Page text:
The Mollie Parnis Dress Up Your School Grant Program provides small grants up to $500 to youth-run projects that make schools a "better place" with a specieal emphasis on environmental or beautification projects at schools or surrounding areas. Groups must complete their projects within six-months of receiving the grant and attend one problem solving clinic sponsored by Youth Unlimited. Call: (212) 989-0909 or visit their website.


The mission of the Grants Committee is to bring the beauty of the natural world into the lives of children and adults in all five boroughs of New York City and to sponsor educational programs that help citizens:

  • develop appreciation and knowledge of nature
  • learn gardening skills
  • support the preservation and improvement of the city’s environment.

Funds are distributed (in modest amounts) to a variety of non-profit groups chosen by the committee from the year’s pool of grant applications. For more information, go to their website.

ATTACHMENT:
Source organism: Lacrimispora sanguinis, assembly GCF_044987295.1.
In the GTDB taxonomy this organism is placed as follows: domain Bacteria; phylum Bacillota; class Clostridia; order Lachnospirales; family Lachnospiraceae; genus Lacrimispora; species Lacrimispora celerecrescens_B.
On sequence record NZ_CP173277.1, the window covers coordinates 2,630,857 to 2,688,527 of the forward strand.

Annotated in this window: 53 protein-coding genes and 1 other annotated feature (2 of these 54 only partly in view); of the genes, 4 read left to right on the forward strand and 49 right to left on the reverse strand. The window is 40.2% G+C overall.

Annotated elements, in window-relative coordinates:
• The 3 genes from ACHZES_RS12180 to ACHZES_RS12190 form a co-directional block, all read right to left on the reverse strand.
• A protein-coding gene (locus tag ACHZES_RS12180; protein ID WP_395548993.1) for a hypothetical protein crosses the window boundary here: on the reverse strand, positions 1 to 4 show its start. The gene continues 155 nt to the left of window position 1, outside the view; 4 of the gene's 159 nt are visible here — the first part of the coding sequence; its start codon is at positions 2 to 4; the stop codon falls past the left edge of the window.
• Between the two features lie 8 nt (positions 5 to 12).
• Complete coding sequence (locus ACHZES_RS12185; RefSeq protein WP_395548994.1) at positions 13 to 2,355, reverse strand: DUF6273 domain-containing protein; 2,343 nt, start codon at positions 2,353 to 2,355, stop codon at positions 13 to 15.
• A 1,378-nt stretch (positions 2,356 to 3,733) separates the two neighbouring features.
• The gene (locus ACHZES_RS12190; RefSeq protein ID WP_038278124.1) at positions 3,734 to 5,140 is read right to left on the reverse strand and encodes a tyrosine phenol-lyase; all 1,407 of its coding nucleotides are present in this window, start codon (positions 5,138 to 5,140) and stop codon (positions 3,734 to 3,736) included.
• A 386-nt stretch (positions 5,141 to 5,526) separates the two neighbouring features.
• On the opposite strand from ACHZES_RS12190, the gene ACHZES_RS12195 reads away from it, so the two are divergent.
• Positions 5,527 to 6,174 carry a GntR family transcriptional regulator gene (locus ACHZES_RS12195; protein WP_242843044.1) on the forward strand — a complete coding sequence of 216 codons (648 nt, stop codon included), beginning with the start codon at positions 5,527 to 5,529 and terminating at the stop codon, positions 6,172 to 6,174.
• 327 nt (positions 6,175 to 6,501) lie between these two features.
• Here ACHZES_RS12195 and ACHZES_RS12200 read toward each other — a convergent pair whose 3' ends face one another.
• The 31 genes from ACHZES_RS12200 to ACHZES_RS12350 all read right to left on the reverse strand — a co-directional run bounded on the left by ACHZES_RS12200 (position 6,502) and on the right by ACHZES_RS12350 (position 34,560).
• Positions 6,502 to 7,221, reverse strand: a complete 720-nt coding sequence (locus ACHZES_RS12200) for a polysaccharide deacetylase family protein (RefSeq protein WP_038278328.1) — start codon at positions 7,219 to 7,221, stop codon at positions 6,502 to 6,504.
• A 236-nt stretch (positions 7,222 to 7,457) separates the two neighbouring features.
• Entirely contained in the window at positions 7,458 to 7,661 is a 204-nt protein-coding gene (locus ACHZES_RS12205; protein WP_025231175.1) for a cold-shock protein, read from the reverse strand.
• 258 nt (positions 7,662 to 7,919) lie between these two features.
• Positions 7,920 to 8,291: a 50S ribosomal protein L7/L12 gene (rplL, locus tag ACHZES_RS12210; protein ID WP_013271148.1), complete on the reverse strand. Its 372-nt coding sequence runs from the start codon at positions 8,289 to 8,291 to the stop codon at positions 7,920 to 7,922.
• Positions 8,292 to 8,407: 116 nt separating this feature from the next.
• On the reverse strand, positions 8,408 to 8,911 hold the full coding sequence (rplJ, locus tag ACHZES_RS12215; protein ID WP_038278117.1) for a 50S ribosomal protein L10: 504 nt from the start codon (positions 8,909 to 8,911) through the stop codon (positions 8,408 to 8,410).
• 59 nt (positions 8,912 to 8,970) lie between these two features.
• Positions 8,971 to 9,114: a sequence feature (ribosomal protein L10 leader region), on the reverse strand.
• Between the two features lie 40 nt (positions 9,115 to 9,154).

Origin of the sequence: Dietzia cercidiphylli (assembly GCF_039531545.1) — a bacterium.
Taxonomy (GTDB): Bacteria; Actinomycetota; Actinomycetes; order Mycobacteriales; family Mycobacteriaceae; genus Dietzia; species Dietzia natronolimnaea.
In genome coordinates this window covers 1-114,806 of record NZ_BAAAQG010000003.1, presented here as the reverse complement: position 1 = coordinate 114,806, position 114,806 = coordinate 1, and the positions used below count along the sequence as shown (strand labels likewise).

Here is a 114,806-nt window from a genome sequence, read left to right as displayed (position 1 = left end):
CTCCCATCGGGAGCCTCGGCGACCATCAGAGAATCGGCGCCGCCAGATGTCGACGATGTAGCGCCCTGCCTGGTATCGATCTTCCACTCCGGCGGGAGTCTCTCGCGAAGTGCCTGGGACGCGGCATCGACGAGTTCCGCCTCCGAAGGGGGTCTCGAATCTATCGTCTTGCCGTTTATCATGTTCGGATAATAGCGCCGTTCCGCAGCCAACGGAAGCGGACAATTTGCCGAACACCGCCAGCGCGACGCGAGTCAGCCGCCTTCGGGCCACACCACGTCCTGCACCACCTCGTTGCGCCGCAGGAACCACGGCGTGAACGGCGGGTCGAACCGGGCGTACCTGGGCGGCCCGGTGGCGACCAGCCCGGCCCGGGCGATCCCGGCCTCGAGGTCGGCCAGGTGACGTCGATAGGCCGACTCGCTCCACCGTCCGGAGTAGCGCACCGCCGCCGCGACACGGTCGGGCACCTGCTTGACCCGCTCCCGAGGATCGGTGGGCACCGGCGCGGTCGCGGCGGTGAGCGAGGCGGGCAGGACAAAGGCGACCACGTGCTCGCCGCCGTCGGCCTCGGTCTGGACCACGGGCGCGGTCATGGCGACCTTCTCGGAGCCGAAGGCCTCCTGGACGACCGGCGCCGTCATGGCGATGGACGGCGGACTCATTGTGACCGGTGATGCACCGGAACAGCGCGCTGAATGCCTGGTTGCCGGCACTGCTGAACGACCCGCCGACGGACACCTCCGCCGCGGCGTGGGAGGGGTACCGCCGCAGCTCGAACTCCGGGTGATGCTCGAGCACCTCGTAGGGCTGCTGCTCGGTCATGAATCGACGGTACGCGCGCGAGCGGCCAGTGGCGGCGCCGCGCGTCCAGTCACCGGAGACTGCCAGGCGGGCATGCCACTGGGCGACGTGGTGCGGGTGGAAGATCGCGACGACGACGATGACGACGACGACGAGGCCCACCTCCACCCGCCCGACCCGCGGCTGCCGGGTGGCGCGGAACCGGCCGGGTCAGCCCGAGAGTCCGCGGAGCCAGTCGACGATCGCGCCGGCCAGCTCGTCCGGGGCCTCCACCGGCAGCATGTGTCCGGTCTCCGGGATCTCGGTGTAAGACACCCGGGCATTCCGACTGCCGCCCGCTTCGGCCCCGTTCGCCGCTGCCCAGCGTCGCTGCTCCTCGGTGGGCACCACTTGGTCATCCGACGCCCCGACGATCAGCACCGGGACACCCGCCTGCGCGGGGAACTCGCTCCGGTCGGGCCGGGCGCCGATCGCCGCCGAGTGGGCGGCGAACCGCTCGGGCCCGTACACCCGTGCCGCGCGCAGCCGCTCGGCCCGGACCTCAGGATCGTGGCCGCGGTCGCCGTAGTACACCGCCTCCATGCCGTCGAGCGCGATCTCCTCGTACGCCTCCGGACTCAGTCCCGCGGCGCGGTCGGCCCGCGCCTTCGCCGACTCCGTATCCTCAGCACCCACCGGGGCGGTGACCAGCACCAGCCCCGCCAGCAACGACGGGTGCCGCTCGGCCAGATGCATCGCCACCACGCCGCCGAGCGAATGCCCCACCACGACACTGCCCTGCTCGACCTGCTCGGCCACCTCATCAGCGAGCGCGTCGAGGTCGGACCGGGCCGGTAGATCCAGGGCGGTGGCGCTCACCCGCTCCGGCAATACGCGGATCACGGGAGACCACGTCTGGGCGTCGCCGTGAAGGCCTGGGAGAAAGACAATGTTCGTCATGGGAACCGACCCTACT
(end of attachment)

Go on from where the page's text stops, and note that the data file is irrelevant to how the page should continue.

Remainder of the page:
An exciting new nonprofit for teachers that offers a Wish List of the things they need to equip great classrooms. ClassWish helps attract parents, alumni, local businesses and other potential supporters to see exactly what is needed and to inspire their help. Contributions are tax-deductible and ClassWish provides a receipt. Visit their website.


Donors Choose is a non-profit website where teachers submit project proposals for materials or experiences their students need. These ideas become classroom reality when concerned individuals, whom they call Citizen Philanthropists, choose projects to fund. Proposals range from "Magical Math Centers" ($200) to "Big Book Bonanza" ($320), to "Cooking Across the Curriculum" ($1,100). Any individual can search such proposals by areas of interest, learn about the classroom needs, and choose to fund the project(s) they find most compelling. In completing a project, donors receive a feedback package of student photos and thank-you notes, a teacher impact letter, and an expenditure report showing their tax deductible gift was spent as directed. Visit their website.